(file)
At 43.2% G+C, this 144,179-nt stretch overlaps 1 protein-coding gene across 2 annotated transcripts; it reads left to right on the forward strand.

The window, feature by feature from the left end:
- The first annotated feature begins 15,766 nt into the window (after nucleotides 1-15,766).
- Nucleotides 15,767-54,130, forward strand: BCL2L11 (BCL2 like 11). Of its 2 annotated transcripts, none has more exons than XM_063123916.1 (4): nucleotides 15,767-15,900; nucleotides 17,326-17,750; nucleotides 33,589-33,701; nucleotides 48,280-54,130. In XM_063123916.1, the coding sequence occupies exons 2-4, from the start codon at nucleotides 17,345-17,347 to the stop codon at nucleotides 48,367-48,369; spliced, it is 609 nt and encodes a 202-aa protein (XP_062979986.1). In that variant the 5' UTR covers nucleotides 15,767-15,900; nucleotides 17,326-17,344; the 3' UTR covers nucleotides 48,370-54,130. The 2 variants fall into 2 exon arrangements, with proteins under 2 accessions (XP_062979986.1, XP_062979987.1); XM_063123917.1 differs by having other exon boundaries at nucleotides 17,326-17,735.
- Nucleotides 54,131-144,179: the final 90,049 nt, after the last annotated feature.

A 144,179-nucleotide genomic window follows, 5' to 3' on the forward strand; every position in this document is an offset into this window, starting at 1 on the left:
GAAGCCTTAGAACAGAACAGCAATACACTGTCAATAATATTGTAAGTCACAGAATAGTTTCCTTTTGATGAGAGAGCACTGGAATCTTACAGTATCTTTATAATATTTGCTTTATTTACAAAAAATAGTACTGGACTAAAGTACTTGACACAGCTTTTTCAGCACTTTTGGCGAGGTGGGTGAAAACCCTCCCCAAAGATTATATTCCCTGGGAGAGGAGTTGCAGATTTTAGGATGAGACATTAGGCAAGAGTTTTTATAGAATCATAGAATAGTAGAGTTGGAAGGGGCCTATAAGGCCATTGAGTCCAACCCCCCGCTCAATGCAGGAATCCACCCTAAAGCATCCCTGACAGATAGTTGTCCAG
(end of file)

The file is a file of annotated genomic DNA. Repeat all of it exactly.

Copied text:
At 43.2% G+C, this 144,179-nt stretch overlaps 1 protein-coding gene across 2 annotated transcripts; it reads left to right on the forward strand.

The window, feature by feature from the left end:
- The first annotated feature begins 15,766 nt into the window (after nucleotides 1-15,766).
- Nucleotides 15,767-54,130, forward strand: BCL2L11 (BCL2 like 11). Of its 2 annotated transcripts, none has more exons than XM_063123916.1 (4): nucleotides 15,767-15,900; nucleotides 17,326-17,750; nucleotides 33,589-33,701; nucleotides 48,280-54,130. In XM_063123916.1, the coding sequence occupies exons 2-4, from the start codon at nucleotides 17,345-17,347 to the stop codon at nucleotides 48,367-48,369; spliced, it is 609 nt and encodes a 202-aa protein (XP_062979986.1). In that variant the 5' UTR covers nucleotides 15,767-15,900; nucleotides 17,326-17,344; the 3' UTR covers nucleotides 48,370-54,130. The 2 variants fall into 2 exon arrangements, with proteins under 2 accessions (XP_062979986.1, XP_062979987.1); XM_063123917.1 differs by having other exon boundaries at nucleotides 17,326-17,735.
- Nucleotides 54,131-144,179: the final 90,049 nt, after the last annotated feature.

A 144,179-nucleotide genomic window follows, 5' to 3' on the forward strand; every position in this document is an offset into this window, starting at 1 on the left:
GAAGCCTTAGAACAGAACAGCAATACACTGTCAATAATATTGTAAGTCACAGAATAGTTTCCTTTTGATGAGAGAGCACTGGAATCTTACAGTATCTTTATAATATTTGCTTTATTTACAAAAAATAGTACTGGACTAAAGTACTTGACACAGCTTTTTCAGCACTTTTGGCGAGGTGGGTGAAAACCCTCCCCAAAGATTATATTCCCTGGGAGAGGAGTTGCAGATTTTAGGATGAGACATTAGGCAAGAGTTTTTATAGAATCATAGAATAGTAGAGTTGGAAGGGGCCTATAAGGCCATTGAGTCCAACCCCCCGCTCAATGCAGGAATCCACCCTAAAGCATCCCTGACAGATAGTTGTCCAG